Tech companies have spent months hyping the potential of the metaverse, a platform that isn’t yet real. Even still, Epic and LEGO are already trying to make sure the concept is safe for kids — or at least that’s what they claim. The announcement was light on details.
The companies said Thursday that they’re entering a “long-term” partnership to make a “family-friendly” metaverse. Lego Group CEO Niels Christiansen said in a statement that “there is huge potential to develop life-long skills such as creativity, collaboration and communication through digital experiences,” and the partnership is aimed in that direction.
But the companies’ metaverse for kids seems to be in very early stages. It’s unclear when it will launch and what the platform will entail, exactly. The three principles driving the project, the companies said, are to prioritize childrens’ safety and wellbeing, protect children’s privacy and give children and parents “tools that give them control over their digital experience.”
“We are excited to come together to build a space in the metaverse that’s fun, entertaining, and made for kids and families,” said Epic CEO Tim Sweeney.
While this sounds heartwarming, a metaverse for kids isn’t a new concept. The virtual worlds in games like World of Warcraft, Minecraft, Roblox and Epic’s own Fortnite provide a glimpse of what the Lego/Epic co-branded metaverse could look like, and could even use existing games as building blocks for a virtual social platform where players can dress up their avatars, buy virtual goods with digital currency and hang out with friends — similar to other metaverse concepts, just likely with more parental controls. Sweeney has been bullish on the concept for months, stating at a conference in Seoul in November that “over the coming decades, the metaverse has the potential to become a multi-trillion-dollar part of the world economy,” Bloomberg reported.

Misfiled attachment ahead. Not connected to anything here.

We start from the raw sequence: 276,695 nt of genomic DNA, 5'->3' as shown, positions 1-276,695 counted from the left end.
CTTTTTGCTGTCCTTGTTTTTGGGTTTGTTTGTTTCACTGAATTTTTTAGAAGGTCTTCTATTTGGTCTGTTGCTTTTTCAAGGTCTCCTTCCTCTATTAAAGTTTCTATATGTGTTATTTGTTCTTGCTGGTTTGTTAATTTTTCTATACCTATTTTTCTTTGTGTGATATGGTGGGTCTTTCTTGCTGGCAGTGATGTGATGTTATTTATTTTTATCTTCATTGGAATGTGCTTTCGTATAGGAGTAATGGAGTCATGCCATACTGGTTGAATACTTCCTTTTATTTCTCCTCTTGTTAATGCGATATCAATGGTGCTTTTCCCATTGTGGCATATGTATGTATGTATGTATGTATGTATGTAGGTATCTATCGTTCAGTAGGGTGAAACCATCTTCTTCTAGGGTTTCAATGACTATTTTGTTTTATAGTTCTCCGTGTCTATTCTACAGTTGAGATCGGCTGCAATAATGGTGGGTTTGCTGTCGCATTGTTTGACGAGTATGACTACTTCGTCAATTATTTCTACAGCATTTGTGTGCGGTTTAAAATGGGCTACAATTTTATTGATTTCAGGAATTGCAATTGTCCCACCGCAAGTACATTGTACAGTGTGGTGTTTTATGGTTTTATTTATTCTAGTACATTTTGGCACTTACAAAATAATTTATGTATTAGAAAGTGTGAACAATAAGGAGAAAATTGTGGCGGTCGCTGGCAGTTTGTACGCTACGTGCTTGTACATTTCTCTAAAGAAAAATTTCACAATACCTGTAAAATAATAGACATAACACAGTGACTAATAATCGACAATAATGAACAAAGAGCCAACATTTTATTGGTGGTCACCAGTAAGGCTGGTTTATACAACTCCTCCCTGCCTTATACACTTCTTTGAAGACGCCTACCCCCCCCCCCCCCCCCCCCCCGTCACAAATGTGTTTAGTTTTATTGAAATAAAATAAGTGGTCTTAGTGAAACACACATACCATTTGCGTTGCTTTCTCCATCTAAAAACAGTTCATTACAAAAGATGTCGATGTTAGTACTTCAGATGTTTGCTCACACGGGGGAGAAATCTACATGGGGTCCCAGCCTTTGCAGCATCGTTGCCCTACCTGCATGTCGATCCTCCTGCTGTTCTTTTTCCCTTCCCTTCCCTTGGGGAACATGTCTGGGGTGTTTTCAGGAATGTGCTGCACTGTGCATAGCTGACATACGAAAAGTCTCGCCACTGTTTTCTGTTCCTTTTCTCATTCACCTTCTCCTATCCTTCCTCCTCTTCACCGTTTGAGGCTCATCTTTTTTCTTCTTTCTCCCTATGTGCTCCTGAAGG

Epic is also going up against other major gaming companies who have staked their claim in the metaverse, including Pokémon Go creator Niantic, which announced plans to build “real-world metaverse” apps in November, and of course Meta, which has pivoted in the last year to make developing the metaverse its entire identity.
Nat Rubio-Licht is a Los Angeles-based news writer at Protocol. They graduated from Syracuse University with a degree in newspaper and online journalism in May 2020. Prior to joining the team, they worked at the Los Angeles Business Journal as a technology and aerospace reporter.